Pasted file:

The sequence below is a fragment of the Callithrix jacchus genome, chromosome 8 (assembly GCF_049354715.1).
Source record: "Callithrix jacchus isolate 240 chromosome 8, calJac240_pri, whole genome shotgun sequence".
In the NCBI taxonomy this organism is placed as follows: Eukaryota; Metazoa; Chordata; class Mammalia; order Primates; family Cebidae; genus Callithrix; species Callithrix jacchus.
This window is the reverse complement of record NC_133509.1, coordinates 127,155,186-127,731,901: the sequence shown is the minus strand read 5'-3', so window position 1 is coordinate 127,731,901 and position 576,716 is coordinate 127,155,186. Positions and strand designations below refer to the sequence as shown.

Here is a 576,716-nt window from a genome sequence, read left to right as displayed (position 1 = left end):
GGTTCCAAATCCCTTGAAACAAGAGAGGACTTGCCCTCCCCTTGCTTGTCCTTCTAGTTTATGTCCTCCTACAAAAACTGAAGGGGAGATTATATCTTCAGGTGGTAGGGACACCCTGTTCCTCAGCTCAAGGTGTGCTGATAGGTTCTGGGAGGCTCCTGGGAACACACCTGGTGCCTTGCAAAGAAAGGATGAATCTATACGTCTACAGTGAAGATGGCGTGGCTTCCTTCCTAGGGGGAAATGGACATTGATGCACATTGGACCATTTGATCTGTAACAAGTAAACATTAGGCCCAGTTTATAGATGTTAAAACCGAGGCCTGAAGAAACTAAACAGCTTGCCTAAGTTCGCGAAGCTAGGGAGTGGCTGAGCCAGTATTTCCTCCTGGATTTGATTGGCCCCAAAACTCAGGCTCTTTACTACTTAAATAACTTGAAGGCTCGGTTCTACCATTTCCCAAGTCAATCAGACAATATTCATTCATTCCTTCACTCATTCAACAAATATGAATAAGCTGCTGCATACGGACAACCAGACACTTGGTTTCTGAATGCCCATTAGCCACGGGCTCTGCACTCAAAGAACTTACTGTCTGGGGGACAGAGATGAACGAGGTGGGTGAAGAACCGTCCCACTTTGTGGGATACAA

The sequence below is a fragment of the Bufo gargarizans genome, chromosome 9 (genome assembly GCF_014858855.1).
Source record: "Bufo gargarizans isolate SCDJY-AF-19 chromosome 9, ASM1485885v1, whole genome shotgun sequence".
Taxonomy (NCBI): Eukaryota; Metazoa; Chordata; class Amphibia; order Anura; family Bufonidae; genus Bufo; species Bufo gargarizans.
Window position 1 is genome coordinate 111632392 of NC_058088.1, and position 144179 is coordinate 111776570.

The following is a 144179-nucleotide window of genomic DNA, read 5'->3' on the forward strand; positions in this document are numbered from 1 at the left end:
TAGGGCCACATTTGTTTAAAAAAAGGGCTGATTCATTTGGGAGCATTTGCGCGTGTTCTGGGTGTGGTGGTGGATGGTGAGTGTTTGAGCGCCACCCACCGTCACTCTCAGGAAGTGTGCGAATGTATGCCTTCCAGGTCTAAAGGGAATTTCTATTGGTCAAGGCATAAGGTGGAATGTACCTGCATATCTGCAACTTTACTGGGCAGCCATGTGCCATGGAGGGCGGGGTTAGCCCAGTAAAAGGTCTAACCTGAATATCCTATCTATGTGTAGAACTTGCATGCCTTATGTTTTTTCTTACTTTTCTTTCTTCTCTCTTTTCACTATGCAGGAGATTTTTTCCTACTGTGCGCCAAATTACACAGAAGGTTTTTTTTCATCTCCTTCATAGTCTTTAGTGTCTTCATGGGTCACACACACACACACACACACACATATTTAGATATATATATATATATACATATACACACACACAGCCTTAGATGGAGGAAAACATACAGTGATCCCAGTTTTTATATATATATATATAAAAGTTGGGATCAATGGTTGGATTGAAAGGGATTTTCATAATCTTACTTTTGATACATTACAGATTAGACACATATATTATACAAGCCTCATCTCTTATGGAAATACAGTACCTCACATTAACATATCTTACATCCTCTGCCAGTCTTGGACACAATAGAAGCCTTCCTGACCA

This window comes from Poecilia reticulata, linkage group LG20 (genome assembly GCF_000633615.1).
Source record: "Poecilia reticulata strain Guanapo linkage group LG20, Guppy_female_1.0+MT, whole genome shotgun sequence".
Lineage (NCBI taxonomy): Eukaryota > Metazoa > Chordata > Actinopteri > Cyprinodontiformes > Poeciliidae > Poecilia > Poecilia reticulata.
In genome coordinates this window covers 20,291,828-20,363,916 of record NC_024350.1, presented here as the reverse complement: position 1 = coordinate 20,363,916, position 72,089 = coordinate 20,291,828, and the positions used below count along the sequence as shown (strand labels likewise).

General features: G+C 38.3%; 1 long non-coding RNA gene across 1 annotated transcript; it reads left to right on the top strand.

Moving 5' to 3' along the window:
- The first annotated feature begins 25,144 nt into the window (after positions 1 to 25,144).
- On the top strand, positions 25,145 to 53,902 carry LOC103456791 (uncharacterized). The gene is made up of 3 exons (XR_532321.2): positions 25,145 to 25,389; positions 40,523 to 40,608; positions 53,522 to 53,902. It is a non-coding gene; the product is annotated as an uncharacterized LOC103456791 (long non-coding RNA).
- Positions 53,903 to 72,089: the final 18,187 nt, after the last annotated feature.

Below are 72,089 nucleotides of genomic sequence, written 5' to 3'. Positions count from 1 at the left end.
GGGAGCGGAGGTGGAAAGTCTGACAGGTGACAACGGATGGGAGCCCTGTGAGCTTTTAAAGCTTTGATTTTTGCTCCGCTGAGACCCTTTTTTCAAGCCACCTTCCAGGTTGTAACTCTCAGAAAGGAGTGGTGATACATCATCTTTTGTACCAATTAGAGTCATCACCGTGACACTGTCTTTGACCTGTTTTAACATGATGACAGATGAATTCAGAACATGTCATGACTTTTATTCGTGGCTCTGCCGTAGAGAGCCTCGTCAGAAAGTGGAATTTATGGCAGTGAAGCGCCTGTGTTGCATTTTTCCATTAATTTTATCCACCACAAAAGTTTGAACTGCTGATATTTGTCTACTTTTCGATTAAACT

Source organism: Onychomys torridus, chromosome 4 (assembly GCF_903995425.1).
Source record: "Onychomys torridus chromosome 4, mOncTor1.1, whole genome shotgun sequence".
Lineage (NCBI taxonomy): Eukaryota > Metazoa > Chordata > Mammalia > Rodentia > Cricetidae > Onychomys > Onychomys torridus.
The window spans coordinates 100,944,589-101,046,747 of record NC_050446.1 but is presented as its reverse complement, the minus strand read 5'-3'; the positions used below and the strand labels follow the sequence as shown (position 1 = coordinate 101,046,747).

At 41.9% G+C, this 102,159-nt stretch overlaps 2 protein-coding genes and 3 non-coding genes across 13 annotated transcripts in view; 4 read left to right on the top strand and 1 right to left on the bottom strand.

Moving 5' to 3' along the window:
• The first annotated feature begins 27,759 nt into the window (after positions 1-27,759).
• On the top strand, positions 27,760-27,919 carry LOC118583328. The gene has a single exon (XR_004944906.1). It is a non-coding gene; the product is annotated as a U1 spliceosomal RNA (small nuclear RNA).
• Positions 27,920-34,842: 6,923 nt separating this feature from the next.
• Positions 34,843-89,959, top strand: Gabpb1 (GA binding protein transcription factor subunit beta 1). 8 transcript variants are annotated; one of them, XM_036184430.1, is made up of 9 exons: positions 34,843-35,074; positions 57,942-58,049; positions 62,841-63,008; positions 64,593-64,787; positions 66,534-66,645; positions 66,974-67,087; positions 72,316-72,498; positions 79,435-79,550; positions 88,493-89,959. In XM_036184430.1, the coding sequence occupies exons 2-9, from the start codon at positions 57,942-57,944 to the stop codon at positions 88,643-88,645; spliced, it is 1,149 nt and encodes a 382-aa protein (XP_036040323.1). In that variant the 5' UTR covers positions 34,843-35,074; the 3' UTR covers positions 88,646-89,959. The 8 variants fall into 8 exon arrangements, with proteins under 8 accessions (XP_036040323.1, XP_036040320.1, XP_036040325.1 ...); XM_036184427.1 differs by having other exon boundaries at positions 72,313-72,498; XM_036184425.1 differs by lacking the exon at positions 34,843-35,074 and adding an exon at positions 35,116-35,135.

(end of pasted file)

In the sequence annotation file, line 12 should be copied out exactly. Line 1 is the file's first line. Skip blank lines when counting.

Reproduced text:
TAGGGCCACATTTGTTTAAAAAAAGGGCTGATTCATTTGGGAGCATTTGCGCGTGTTCTGGGTGTGGTGGTGGATGGTGAGTGTTTGAGCGCCACCCACCGTCACTCTCAGGAAGTGTGCGAATGTATGCCTTCCAGGTCTAAAGGGAATTTCTATTGGTCAAGGCATAAGGTGGAATGTACCTGCATATCTGCAACTTTACTGGGCAGCCATGTGCCATGGAGGGCGGGGTTAGCCCAGTAAAAGGTCTAACCTGAATATCCTATCTATGTGTAGAACTTGCATGCCTTATGTTTTTTCTTACTTTTCTTTCTTCTCTCTTTTCACTATGCAGGAGATTTTTTCCTACTGTGCGCCAAATTACACAGAAGGTTTTTTTTCATCTCCTTCATAGTCTTTAGTGTCTTCATGGGTCACACACACACACACACACACACATATTTAGATATATATATATATATACATATACACACACACAGCCTTAGATGGAGGAAAACATACAGTGATCCCAGTTTTTATATATATATATATAAAAGTTGGGATCAATGGTTGGATTGAAAGGGATTTTCATAATCTTACTTTTGATACATTACAGATTAGACACATATATTATACAAGCCTCATCTCTTATGGAAATACAGTACCTCACATTAACATATCTTACATCCTCTGCCAGTCTTGGACACAATAGAAGCCTTCCTGACCA